10. 10. Other factors (2) • Education. Students who went to independent schools and grammar schools are much more likely to vote Conservative, whereas those who attended comprehensive schools are more inclined to support the Labour party • Regional factors. There is a notable geographical division within the UK; with voters in Scotland, Northern England and Wales more likely to vote Labour. Inner-city areas are also more likely to elect a Labour MP. In contrast, Conservative support is heavily concentrated in rural areas and in the South of England. Electoral support for the Liberal Democrats tends to be stronger in South-West England and the ‘Celtic fringe’Politics – Voting Behaviour
  11. 11. Other factors (3) • Ethnicity. Labour have traditionally secured high levels of support from ethnic minorities, but since the Iraq war, many Muslim voters have switched to the Liberal Democrats. In recent years the Conservative party has tried to broaden its appeal to ethnic minorities, and in the 2005 election, it fielded more ethnic minority candidates than any other party • Gender. In the 2005 General Election Labour held a slight lead over the Tories amongst female voters. This was primarily due to the Government’s family-friendly policies. Male voters were evenly split between the two main partiesPolitics – Voting Behaviour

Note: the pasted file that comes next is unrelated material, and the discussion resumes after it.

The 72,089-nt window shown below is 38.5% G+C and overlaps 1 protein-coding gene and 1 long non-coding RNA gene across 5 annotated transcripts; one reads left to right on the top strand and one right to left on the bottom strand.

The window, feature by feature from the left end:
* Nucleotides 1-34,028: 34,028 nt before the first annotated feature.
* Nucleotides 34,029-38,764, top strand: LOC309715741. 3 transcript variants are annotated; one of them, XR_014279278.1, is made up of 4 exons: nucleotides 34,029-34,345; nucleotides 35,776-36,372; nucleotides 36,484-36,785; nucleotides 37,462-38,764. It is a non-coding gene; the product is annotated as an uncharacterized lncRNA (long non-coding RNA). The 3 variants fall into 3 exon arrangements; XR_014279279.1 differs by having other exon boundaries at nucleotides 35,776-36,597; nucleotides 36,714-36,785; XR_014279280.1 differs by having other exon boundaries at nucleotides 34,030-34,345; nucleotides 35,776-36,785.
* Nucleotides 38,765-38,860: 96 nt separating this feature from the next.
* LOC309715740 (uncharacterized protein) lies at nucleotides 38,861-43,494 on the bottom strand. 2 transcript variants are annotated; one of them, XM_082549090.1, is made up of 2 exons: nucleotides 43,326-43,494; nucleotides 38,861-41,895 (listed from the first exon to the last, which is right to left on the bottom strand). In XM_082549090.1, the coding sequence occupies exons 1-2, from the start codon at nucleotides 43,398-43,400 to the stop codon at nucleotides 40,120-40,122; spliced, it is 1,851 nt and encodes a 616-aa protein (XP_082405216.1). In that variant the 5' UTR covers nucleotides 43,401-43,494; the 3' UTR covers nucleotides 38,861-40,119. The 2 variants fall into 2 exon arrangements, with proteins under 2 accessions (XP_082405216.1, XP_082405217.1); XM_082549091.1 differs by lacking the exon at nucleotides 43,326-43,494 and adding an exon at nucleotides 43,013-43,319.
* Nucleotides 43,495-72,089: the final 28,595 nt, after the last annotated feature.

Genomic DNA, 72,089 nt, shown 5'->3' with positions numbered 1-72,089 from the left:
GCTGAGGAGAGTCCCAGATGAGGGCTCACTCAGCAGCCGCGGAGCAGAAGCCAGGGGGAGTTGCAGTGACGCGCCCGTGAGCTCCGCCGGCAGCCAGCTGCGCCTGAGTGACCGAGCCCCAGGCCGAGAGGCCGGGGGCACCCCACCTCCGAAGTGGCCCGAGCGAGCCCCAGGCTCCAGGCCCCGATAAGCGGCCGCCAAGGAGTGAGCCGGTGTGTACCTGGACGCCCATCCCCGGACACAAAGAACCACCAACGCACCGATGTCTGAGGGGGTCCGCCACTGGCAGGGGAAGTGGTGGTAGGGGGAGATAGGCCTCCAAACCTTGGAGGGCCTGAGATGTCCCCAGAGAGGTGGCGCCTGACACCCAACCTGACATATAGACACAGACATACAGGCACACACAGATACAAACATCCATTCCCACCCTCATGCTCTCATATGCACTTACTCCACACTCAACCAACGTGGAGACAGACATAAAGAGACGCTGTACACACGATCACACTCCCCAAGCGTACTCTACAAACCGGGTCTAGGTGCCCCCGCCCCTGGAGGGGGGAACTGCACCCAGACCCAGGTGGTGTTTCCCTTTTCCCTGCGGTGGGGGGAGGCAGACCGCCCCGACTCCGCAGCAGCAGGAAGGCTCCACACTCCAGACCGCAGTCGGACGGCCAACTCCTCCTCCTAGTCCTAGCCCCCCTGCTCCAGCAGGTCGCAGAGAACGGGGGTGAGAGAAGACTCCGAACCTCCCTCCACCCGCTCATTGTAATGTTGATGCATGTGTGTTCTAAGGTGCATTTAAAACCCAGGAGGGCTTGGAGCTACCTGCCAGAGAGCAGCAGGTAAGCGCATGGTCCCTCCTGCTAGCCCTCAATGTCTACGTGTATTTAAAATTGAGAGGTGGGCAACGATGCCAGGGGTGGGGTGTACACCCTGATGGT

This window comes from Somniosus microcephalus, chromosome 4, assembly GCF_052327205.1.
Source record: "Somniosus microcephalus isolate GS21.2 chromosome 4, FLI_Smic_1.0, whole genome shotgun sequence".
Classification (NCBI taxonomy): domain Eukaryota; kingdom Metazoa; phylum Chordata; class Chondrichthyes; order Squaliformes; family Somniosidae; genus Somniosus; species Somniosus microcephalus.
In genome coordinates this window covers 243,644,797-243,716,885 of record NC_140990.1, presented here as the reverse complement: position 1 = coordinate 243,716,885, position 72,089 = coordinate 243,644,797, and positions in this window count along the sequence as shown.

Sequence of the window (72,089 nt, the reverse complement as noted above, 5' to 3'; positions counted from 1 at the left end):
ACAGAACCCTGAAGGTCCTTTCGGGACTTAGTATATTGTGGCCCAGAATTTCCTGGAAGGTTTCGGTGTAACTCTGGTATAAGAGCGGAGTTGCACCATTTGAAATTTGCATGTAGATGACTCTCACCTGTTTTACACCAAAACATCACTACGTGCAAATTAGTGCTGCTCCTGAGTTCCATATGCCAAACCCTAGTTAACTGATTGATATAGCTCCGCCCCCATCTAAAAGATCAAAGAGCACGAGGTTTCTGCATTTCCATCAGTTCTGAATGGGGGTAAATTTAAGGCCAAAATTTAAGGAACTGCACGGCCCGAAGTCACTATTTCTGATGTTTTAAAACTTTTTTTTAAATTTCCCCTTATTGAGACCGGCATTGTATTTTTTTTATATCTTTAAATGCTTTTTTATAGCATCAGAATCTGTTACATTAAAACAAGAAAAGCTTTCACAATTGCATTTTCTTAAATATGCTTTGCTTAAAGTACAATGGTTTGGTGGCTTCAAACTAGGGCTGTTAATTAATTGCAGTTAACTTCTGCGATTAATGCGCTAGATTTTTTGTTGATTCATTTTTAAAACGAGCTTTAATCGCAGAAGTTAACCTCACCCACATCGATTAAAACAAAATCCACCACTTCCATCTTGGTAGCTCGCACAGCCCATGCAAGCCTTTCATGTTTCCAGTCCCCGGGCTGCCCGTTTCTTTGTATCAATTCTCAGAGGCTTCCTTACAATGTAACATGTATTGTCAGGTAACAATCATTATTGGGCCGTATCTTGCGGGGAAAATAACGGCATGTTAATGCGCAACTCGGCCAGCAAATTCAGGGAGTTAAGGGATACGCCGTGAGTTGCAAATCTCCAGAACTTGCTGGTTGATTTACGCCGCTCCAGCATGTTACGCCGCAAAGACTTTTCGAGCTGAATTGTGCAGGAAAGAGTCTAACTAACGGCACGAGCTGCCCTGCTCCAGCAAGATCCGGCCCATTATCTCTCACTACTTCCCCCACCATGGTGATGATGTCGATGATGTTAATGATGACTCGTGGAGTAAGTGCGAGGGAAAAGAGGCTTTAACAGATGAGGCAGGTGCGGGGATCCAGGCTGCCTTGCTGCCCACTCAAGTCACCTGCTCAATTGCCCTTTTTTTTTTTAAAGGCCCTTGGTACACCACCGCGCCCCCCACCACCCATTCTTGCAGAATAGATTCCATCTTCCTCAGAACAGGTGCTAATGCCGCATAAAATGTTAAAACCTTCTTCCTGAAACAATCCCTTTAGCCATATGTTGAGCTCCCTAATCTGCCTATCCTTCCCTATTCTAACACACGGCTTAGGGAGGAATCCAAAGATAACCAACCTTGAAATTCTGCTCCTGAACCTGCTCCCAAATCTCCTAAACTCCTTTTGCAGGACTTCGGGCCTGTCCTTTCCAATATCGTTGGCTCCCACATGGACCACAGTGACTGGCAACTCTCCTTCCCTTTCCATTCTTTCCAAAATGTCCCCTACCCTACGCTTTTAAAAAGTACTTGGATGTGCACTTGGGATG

12. 12. Other factors (4) • Religion. The Conservatives usually gain strong support from those who attend Church of England services, whereas Labour tend to do well with Methodist church- goers. However in terms of its impact upon voting behaviour, religion is of minor importance • Opinion polls can have an affect upon voting behaviour during a General Election. For example, voters may stay at home if the result appears to be a foregone conclusion. This might partly explain the low level of turnout in the last three General elections. Alternatively, opinion polls can create a “bandwagon effect”, as in 1997 when Labour regained power after 18 years in opposition. In some countries, opinion polls are banned in the run-up to an election due to their possible impact upon the resultPolitics – Voting Behaviour
  13. 13. What is meant by protest voting? • Protest voting. A small percentage of the electorate registers a protest vote. In 2005, many traditional Labour voters switched to the Liberal Democrats in protest at Blair’s support for the Iraq war. In addition, extremist parties such as the BNP gain a great deal of their support from protest voters, particularly in working-class constituenciesPolitics – Voting Behaviour
  14. 14. What is tactical voting? • Tactical voting occurs when a voter does not support their preferred party, but votes for another party to keep out the party they most dislike. Tactical voting was a major factor in 1997 and 2001, when Labour and Liberal Democrat voters switched in order to keep out the Conservative partyPolitics – Voting Behaviour